Retired adults commonly worry about outliving their retirement savings, and that worry can increase with adverse economic conditions. With inflation at a 40-year high, hitting a record 9.1% in June 20221, combined with a volatile stock market, it can leave many wondering what options they have to supplement their retirement savings.
Home Equity Line of Credit
A Home Equity Line of Credit (HELOC) provides flexibility if you are uncertain of your expenses. By providing a revolving line of credit for a specified time period (loan term), you can borrow up to its maximum amount during the loan term with a HELOC. Lenders may offer loans with an adjustable or fixed interest rate. A HELOC uses your primary residence as collateral against the loan, along with the value of your home is one of the factors in deciding how much you can borrow.
- The benefit of a HELOC is you can use the money towards big expenses such as a home remodel, home repair, or medical bills. The interest may be tax deductible depending on how the money is used.
- The disadvantage of a HELOC is the adjustable interest rate can fluctuate depending on current market conditions and the upfront fees may not be worth it if you are borrowing a small amount. You must also make monthly payments to pay down what you have borrowed.
Personal Line of Credit
A personal line of credit is similar to a credit card. There is a maximum amount to borrow against and your payments are based on how much is borrowed. The primary difference between a personal line of credit and a credit card is a personal line of credit usually has a lower interest rate than a credit card. However, this can make a personal line of credit more difficult to get. Lenders require more screening, including income verification and credit score.
- The benefit of a personal line of credit is that you can draw the cash in increments instead of one lump sum. This can help you fill in short-term gaps in cash flow.
- The disadvantage of a personal line of credit is that it’s not tax deductible and the interest rate can be higher than other loans. In addition, you are required to make monthly payments on the loan to pay it off.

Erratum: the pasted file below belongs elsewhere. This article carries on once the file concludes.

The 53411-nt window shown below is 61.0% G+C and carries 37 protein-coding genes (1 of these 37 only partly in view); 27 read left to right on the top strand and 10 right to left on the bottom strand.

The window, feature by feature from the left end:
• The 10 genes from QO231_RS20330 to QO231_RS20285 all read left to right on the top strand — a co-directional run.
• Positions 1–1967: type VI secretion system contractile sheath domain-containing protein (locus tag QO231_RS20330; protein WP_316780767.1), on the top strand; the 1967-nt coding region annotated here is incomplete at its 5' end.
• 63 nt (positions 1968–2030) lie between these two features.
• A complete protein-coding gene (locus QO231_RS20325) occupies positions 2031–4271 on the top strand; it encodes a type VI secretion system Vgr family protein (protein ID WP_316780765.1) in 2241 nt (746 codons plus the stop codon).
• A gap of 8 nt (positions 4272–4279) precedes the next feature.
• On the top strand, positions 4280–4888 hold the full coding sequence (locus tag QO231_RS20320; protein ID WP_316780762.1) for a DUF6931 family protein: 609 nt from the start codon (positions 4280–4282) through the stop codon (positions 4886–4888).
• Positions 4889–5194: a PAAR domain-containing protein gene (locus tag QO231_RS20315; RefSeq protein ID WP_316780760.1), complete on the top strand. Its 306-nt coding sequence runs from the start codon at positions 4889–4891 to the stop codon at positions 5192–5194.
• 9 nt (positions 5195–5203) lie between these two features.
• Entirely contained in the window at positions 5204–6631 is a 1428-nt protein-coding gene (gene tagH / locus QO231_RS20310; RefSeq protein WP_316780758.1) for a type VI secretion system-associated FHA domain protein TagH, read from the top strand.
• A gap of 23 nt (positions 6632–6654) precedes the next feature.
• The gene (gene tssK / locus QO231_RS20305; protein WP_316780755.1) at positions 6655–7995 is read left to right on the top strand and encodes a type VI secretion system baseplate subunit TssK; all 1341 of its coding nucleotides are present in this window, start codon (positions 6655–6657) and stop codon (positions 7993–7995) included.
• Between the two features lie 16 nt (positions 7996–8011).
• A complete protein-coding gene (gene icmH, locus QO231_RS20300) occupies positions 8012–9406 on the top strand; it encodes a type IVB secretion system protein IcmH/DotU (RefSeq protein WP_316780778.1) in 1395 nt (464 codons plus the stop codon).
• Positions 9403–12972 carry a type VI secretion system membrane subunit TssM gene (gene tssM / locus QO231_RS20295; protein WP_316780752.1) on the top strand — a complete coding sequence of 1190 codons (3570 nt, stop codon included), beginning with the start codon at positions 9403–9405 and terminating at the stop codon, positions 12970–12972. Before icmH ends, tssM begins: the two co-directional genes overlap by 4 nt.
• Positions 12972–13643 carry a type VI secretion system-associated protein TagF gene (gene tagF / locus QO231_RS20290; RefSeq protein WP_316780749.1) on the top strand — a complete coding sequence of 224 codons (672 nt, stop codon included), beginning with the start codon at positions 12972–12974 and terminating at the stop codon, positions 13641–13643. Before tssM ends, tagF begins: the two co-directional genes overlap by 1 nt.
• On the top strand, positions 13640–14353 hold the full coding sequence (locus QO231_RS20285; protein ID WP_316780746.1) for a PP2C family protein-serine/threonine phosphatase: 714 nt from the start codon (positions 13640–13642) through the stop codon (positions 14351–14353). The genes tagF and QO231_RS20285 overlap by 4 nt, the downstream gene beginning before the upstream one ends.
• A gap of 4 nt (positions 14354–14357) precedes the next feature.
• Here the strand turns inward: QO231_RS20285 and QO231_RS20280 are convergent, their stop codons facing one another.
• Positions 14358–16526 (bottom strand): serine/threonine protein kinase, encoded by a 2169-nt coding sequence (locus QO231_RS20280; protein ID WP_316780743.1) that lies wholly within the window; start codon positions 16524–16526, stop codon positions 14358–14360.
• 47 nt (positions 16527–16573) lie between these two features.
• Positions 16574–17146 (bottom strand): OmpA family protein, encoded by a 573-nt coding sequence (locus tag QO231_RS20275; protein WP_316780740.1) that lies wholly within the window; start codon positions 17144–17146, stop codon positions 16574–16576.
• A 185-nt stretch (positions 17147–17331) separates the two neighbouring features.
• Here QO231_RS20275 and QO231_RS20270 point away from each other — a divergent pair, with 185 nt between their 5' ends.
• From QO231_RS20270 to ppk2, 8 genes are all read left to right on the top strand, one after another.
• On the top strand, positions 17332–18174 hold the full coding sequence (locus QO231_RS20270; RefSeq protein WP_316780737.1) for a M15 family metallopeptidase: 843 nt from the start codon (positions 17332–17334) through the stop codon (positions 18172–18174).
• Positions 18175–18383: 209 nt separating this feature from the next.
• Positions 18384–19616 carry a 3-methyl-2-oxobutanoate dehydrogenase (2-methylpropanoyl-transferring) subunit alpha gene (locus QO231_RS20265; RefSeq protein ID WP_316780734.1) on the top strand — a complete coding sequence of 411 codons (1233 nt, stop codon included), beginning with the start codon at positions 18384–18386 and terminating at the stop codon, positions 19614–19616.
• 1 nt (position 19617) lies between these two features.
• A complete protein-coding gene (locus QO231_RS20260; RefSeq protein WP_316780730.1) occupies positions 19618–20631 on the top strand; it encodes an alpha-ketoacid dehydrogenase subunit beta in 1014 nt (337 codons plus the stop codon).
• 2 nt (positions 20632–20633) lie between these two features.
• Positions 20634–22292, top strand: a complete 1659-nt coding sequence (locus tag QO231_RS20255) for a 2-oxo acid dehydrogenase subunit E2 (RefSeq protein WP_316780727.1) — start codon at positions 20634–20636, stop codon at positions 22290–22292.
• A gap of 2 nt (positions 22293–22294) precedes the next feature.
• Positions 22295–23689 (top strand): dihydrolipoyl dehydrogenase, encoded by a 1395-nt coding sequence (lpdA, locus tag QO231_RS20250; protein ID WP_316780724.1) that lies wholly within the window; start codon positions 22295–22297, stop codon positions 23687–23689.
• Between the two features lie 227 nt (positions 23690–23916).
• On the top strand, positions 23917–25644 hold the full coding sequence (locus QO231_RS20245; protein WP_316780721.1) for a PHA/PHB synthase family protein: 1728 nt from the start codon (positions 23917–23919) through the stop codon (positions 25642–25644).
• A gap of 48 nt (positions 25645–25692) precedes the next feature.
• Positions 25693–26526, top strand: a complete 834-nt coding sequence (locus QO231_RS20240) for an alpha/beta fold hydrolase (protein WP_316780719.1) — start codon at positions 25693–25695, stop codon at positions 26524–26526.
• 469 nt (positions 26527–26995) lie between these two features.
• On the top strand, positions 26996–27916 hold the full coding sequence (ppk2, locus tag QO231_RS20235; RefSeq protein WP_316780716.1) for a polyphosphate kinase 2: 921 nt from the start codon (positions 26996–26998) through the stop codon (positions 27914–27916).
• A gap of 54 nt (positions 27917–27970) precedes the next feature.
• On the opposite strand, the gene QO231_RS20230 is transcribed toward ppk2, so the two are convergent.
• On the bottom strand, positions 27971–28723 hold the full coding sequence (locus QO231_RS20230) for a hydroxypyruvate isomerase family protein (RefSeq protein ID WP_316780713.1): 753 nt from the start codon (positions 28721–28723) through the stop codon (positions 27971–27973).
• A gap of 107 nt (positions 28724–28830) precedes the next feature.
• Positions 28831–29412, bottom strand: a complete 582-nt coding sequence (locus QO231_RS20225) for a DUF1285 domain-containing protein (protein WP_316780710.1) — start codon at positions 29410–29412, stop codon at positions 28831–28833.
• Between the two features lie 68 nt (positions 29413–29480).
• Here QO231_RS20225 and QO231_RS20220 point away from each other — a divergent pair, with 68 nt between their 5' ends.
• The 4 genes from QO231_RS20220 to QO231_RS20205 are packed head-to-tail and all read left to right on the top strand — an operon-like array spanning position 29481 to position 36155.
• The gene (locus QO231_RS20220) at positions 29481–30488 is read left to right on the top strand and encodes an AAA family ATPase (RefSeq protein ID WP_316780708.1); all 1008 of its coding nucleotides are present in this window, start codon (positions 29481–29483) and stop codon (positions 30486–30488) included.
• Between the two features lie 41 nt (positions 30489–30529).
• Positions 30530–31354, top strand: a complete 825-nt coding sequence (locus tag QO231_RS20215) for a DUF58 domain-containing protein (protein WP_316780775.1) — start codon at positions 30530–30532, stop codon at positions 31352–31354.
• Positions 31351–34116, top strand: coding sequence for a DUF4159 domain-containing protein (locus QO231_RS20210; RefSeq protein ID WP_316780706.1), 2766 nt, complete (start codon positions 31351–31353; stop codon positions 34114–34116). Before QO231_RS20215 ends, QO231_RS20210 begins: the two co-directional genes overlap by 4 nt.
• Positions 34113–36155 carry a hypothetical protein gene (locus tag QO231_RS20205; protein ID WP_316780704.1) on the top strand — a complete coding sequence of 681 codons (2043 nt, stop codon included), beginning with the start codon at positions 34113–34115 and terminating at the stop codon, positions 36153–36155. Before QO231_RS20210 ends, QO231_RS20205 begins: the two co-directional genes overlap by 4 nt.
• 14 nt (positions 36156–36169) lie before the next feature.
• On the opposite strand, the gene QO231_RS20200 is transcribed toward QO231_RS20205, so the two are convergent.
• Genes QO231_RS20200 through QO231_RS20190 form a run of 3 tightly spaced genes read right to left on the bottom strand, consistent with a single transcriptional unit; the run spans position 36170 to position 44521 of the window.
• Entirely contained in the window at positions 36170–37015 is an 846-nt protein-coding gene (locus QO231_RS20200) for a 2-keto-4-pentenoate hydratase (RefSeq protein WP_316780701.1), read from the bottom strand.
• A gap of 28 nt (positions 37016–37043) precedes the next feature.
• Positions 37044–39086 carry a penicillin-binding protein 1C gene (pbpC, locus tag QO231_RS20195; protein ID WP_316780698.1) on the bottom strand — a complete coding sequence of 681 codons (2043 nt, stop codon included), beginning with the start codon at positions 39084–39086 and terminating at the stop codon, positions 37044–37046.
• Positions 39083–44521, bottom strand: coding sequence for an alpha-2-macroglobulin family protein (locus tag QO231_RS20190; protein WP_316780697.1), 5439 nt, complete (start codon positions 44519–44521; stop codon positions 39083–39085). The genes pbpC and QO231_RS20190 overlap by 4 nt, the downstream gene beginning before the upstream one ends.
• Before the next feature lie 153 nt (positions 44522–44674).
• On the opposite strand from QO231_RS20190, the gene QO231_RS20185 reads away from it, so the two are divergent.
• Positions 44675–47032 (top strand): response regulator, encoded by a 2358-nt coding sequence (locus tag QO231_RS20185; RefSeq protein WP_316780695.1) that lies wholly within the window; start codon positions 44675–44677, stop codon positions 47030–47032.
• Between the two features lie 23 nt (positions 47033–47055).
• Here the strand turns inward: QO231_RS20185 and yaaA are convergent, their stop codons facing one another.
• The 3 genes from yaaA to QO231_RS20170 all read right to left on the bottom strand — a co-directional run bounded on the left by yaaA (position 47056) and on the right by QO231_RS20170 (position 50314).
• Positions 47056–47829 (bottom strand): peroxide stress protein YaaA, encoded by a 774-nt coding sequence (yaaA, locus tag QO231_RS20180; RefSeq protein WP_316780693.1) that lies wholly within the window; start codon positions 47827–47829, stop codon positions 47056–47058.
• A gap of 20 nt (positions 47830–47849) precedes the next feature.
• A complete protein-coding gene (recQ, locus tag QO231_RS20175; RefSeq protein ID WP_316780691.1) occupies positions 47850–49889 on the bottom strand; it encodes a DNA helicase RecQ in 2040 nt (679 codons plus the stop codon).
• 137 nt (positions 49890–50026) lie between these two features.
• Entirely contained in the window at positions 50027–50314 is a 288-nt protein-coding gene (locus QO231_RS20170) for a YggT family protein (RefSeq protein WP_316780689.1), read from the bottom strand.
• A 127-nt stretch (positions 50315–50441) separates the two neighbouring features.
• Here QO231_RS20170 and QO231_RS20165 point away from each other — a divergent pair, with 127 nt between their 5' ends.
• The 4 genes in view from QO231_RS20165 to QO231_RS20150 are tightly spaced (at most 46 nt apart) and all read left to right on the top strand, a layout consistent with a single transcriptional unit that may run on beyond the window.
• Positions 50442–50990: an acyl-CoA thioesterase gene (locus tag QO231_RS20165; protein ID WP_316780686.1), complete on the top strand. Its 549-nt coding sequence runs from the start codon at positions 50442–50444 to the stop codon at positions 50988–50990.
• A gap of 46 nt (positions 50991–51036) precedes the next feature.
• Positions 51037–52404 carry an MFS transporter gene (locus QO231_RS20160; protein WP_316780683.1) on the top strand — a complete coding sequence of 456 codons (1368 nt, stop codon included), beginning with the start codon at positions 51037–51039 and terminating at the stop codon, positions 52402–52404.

Home Equity Conversion Loan (HECM)
An alternative solution is for older adult homeowners to use their home equity to supplement their retirement savings. A Home Equity Conversion Loan (HECM), also known as a reverse mortgage, is a loan available to homeowners who are 62 years and older and allows you to convert a part of your home’s equity into cash or a line of credit. By eliminating your monthly mortgage payment2, it can provide extra cash flow throughout retirement. Funds can be used to cover daily expenses, medical bills, or even long-term care. It can also help supplement income during an economic downturn.
- One of the benefits is if there’s a traditional mortgage on the home, replacing it with a reverse mortgage loan can eliminate the borrower’s monthly mortgage payment.2 It may also increase cash flow and provide more options for managing finances during retirement.
- The disadvantages of a reverse mortgage are you must be 62 years of age to be eligible and have sufficient equity in the home. In addition, like a personal line of credit, the interest paid is not tax deductible.
To learn more about how a reverse mortgage can help maximize and extend your retirement savings, contact a licensed loan advisor at 1 (800)976-6211.
2 Your current mortgage(s) and any other existing liens against the property must be paid off at or before closing. You must live in the home as your primary residence, continue to pay required property taxes, homeowners insurance, and maintain the home according to FHA requirements. Failure to meet these requirements can trigger a loan default that may result in foreclosure.